IF HOSPITALITY is a divine obligation, it certainly has an immediate earthly reward. Miss Manners is referring to that sublime moment when one's guests all go home. If they ever do.

Anyone who has prepared a meal for others and set out clean implements with which it can be eaten, who has performed the feat of looking around his or her own living room at his dearest friends and still reciting all their names correctly, and who has spent an evening encouraging others to tell their best stories which he already knows by heart, deserves a treat. The treat is to remove the shoes and eat all the leftovers.

However, this can only be done if the guests depart. It is nearly impossible to manage both giving guests a good time and getting them to budge promptly. Therefore, no thoughtful host should be without his own resources for speeding the departing guest.

According to the Analects of Confucious, as summarized by dear Harold Nicolson, an ancient Chinese guest was amply provided by his host with clues on when to leave. "When visiting a superior, it is permissible to ask leave to retire when the host either yawns, stretches himself, looks at his watch, or 'begins to eat leeks or garlic as a cure for sleepiness,'" Sir Harold noted in "Good Behavior."

Unfortunately, yawning and stretching are considered unsubtle in our society. Watch-looking is borderline; watch-shaking is out. But that last suggestion - now there is a wonderful idea.

Miss Manners also admires Max Warburg, the Hamburg banker who is reputed to have concluded his entertainment by looking at a clock and declaring, "Why, you naughty clock, you're driving my guests away!"

For simple, modern good manners, Miss Manners recommends that the host merely arise at the proper time and, with a grateful smile and out-stretched hand, say, "You were so very, very kind to have visited me."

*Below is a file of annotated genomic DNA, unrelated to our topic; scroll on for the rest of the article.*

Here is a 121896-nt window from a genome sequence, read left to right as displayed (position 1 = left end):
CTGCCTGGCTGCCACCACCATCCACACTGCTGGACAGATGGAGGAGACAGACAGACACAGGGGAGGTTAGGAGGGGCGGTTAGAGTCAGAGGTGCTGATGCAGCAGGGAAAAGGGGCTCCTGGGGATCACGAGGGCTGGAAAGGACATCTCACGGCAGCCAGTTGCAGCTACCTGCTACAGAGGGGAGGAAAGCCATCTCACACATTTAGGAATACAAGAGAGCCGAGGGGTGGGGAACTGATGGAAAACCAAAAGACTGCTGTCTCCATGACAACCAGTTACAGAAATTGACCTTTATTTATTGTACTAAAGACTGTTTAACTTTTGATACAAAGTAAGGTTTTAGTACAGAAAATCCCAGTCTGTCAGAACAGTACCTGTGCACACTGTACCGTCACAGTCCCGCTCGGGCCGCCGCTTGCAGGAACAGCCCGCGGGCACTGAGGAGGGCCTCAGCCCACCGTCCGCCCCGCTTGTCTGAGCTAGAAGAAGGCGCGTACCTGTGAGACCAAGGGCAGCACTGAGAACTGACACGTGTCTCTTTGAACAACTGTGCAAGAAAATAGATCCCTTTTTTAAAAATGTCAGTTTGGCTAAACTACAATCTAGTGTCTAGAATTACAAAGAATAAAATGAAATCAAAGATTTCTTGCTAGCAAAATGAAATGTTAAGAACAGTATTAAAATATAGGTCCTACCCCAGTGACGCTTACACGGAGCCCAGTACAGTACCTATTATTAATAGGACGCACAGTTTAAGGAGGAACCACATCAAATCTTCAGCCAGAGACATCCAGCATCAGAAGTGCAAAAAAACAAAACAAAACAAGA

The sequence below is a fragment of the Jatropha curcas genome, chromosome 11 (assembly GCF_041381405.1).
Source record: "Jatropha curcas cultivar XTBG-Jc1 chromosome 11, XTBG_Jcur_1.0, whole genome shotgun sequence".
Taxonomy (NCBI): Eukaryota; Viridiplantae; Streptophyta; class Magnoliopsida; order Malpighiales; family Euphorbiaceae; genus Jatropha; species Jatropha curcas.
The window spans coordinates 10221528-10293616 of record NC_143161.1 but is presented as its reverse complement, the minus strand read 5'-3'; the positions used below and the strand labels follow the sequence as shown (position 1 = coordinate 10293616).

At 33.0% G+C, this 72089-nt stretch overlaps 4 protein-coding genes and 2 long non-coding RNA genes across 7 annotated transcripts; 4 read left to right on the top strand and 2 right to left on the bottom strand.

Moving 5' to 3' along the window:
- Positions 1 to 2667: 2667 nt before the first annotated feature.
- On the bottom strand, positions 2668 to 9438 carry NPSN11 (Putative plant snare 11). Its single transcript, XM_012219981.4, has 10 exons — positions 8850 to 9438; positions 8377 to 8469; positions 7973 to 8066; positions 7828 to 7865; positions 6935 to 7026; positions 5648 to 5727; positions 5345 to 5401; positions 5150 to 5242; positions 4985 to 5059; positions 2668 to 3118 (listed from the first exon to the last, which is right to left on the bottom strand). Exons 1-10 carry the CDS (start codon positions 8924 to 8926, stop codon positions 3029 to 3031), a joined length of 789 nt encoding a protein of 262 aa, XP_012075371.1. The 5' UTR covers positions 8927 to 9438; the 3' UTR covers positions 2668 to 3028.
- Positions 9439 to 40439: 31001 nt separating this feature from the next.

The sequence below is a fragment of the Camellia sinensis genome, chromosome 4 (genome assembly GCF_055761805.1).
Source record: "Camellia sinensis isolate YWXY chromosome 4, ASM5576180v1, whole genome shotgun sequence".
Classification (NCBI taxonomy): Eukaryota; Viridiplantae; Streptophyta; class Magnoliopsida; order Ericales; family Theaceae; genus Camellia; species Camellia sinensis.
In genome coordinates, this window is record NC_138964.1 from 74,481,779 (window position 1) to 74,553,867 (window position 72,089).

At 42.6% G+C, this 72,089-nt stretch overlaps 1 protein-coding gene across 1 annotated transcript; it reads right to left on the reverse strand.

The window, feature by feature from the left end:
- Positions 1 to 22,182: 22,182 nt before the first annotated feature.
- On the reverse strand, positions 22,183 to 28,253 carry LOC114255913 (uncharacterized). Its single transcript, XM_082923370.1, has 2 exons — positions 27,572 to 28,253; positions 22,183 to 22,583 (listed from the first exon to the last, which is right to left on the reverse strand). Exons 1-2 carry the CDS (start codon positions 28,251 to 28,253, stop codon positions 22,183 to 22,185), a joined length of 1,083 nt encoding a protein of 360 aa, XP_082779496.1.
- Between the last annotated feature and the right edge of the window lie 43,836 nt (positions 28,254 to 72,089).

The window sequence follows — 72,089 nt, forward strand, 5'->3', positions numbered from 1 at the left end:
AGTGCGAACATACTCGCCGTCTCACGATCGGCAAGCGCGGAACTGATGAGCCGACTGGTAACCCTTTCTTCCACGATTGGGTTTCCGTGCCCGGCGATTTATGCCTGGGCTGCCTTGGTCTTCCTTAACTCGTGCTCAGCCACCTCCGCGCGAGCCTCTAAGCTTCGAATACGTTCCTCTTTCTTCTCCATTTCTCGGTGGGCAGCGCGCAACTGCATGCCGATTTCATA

MISS MANNERS RESPONDS

Q: What am I supposed to do while people are drinking a toast to me? I have seen engaged couples who just sit there and grin while people drink to them, and others who sip champagne while being toasted. Frankly, they all look silly. What should one do?

A: When England's Princess Margaret Rose was considerably smaller and more adorable than she is now, she was said to have asked her father what he sang while everyone else was singing "God Save the King." The answer to your question is the same as the answer to hers: Try to look gratified and dignified, but under no circumstances should you join right in.

Q: By what term does one properly refer to the male counterpart of a ballerina? The term male ballet dancer seems awkward. And certainly, awk- wardness is something that those in ballet should be encouraged to avoid.

A: The term "dancer" should be used, not only for the male counterpart of a ballerina, but for the female counterpart of the male counterpart of a ballerina. "Ballerina" is a silly term that has come to mean any 11-year-old who wears her hair in a bun and carries a plastic carrying case with a picture of disembodied toe shoes. Professional dancers, male or female, are principals, soloists or members of the corps. The way to tell which are male and which are female is to take a look.

Q: What is the correct way for a gentleman and a lady to enter (or exit) a building with a swinging door that only swings away from said gentleman and lady?

A: The gentleman mans the hinge side of the door and the lady sails through, assuming that he will keep the glass moving ahead of her nose. This is child's play compared to the problem of a gentleman and lady entering (or exiting) a door that swings toward them.

Q: Is it permissible to touch up my makeup at a restaurant table?

A: As the ancient Greeks understood so well, it's all a matter of degree. It is permissible to powder your nose at a restaurant table, provided the powder puff is clean (and the nose is shiny). It is not permissible to touch up the roots of the hair.